"Imagine this," I whisper. "Me and the canine critter are in the same cage. And it's getting dark. Well, this seems real enough."
Coyote shows up out of nowhere, sits down next to me, and says, "I didn't know the place was going to get all locked up."
"What'll we do now? Wait until morning?"
* * * * *
Nighttime is Mythtime, and everything changes. Perceptions shift. Imaginations blaze. Walls fall away. In moonlight at the museum, stories draw breath and live their lives, as if the wish of the museum to become what it represents has been granted, at least until sunrise. Creeks swell into rivers, ponds into lakes. A small grove of trees grows into a vast forest. Electric lights flare into fires and push the uneasy mystery of darkness away from where folks live and dream. Exhibits swell into native villages. The Otter People live down by the lake. The Porcupine People make their home on a hilltop ridge of rocks and pines. In this nighttime world, burrowing owls are known as the Rollhead Owl People. They speak rarely, but when they do, each word makes the sound of a myth, and many words create a prophecy. Around fires in each village, close to the flames, all kinds of people sit spellbound as stories take over the night.
This was the sound that caught our attention ... whispered words from a distant glimmer of light, so soft at first they might be spoken by the Grass People as their shadows dance and sway in the night breeze.
Coyote whispers, "Something's a little different around here."
"No kidding," I say.
"I never do."
* * * * *
Coyote and I walk a path along the river, downriver past swirls and riffles, rapids and waterfalls, to where the river widens into a great lake. The whispers of words grow into the sounds of many conversations from many people. On the lakeshore, at the village of the Otter People, we join a crowd of critters. Coyote notices Otter Woman right away, and watches her as she puts on a mask of herself as an old lady.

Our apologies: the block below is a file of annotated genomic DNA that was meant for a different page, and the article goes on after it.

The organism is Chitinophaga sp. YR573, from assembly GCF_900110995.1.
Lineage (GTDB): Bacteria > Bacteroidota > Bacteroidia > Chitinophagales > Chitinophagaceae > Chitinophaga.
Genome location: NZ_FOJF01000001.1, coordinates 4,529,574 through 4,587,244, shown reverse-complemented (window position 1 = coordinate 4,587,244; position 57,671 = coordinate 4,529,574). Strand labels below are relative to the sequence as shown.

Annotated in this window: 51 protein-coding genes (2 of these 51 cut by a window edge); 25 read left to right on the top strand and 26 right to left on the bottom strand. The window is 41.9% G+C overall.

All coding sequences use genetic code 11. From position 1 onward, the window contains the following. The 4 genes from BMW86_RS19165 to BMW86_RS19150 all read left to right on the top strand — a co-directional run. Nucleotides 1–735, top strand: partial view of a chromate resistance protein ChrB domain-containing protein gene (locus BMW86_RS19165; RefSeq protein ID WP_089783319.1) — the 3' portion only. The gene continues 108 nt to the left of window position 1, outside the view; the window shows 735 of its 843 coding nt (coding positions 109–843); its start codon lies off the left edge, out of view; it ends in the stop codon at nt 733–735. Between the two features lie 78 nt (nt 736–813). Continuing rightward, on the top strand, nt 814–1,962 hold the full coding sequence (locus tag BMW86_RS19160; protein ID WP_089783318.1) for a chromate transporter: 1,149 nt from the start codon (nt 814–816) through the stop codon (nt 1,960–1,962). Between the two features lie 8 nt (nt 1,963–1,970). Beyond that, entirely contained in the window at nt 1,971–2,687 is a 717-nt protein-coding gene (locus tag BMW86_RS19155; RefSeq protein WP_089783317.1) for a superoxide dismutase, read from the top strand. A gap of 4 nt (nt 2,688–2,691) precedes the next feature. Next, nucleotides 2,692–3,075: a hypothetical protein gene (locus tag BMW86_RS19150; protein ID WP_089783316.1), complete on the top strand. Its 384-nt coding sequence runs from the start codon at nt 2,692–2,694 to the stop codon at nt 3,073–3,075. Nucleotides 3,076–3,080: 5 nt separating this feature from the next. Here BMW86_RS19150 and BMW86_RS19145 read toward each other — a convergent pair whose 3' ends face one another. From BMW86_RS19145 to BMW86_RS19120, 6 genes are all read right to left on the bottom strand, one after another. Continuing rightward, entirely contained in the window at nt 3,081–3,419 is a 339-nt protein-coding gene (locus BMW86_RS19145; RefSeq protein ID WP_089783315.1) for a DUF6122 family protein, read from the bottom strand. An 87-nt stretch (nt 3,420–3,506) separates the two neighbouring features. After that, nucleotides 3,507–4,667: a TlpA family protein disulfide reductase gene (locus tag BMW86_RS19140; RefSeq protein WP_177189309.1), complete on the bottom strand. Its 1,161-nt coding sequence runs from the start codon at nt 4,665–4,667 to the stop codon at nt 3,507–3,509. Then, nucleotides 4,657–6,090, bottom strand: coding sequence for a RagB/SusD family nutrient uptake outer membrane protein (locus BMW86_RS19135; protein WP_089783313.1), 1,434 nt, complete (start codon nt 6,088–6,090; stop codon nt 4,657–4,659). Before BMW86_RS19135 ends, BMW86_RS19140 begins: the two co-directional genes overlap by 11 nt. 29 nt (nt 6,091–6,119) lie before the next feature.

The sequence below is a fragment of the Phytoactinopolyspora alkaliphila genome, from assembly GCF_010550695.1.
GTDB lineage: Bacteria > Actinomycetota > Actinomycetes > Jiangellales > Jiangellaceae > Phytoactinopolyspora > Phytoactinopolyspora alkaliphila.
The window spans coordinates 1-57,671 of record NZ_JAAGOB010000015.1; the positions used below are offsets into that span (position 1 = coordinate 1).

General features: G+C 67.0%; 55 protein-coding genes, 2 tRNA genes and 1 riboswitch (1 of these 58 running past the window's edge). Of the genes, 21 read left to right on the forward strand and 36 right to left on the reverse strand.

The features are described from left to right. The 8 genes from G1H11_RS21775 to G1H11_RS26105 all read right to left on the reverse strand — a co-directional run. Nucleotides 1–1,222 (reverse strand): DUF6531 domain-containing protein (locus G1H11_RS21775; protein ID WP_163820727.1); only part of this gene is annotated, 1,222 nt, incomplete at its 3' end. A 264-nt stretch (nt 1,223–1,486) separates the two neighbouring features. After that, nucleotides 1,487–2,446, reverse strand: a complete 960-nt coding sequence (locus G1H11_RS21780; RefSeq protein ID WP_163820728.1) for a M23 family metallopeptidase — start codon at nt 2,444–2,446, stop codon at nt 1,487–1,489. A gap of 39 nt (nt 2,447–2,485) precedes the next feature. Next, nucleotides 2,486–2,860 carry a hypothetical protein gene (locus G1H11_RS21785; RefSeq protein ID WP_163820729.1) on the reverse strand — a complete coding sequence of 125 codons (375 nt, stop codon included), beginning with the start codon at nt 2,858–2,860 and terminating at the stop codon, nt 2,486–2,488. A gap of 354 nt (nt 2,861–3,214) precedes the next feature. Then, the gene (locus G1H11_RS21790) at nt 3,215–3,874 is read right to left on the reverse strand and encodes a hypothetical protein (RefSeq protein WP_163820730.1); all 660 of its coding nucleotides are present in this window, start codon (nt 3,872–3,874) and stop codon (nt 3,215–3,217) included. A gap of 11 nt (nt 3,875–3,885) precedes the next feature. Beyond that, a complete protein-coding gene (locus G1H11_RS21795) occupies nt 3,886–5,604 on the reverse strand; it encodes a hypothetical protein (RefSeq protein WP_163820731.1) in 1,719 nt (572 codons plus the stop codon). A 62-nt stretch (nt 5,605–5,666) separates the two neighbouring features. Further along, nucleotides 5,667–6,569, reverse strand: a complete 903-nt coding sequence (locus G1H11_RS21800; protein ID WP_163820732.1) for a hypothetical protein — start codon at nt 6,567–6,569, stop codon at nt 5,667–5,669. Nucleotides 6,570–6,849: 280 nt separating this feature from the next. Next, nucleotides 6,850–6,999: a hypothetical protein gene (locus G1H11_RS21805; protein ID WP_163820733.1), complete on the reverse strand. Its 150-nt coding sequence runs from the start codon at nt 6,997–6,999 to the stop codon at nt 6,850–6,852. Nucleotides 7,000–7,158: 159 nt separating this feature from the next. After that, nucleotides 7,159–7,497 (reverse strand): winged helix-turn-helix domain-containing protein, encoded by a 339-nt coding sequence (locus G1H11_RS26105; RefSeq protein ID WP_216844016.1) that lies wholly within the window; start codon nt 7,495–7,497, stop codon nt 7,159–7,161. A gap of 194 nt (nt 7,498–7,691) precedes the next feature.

"Well," says Coyote. "It seems there's more to this girl than what I first sniffed."
"That's the way it is," I say. "There's always more."
Voices stop as everyone watches Otter Woman. She moves among the people, dancing circles around the fire. She stops and speaks, slowly at first as if her voice is trying to remember something from long, long ago, then building into words that strive to command this night and all others....
* * * * *
I am the daughter of Kulta, but I am an old woman now, and my father has journeyed beyond where I can follow. I grew up on an island in this lake that my father built for his family. He made deep holes under the water for each of his children where we could watch the fish. We traveled on underwater trails. This was a good life.
But back in the old days, when my father was young, he lived with his friend Gaukos, here in this village. Across the lake lived the ten frog sisters. They were like I used to be, beautiful women. Their clothes sparkled with beads and porcupine quills. They were powerful young women. They could do anything they wanted. Another frog woman lived with the ten sisters. She was big and ugly, and the only thing she could do was to bring people back to life. The ten sisters weren't interested in such things. They called her Ugly Green Frog Woman.
Gaukos grew lonesome. He was tired of living in the world. My father told him, "I will go and tell the ten sisters that you want a wife. With a woman to cook for us, you won't be lonesome."
Isn't that just the way some men think? But my father was young and didn't know much yet.
My father went to the ten sisters, and he said, "A young man on the east side of the lake wants one of you for a wife, but he doesn't know which one."
The ten sisters got ready to travel across the lake. They cooked tender roots and pounded sweet seeds. They put on new moccasins and dresses, pulled their canoe into the water, and started. Ugly Green Frog Woman had nothing to cook. She wore an old basket cap with holes in it, and her clothes were in tatters. But she went along to paddle the canoe. The sisters kept pushing her. "Paddle faster, ugly thing! Paddle faster!"
Gaukos sat on the rocks where he could watch for the sisters. When they reached land, they left the canoe one by one and walked past him. Gaukos told the first girl, "Not you. Another." He said the same thing to the second girl. And the third. And to each of the sisters. Finally, they shrugged and climbed back into the canoe.
Kulta took Gaukos aside and said, "Tell me which one you want."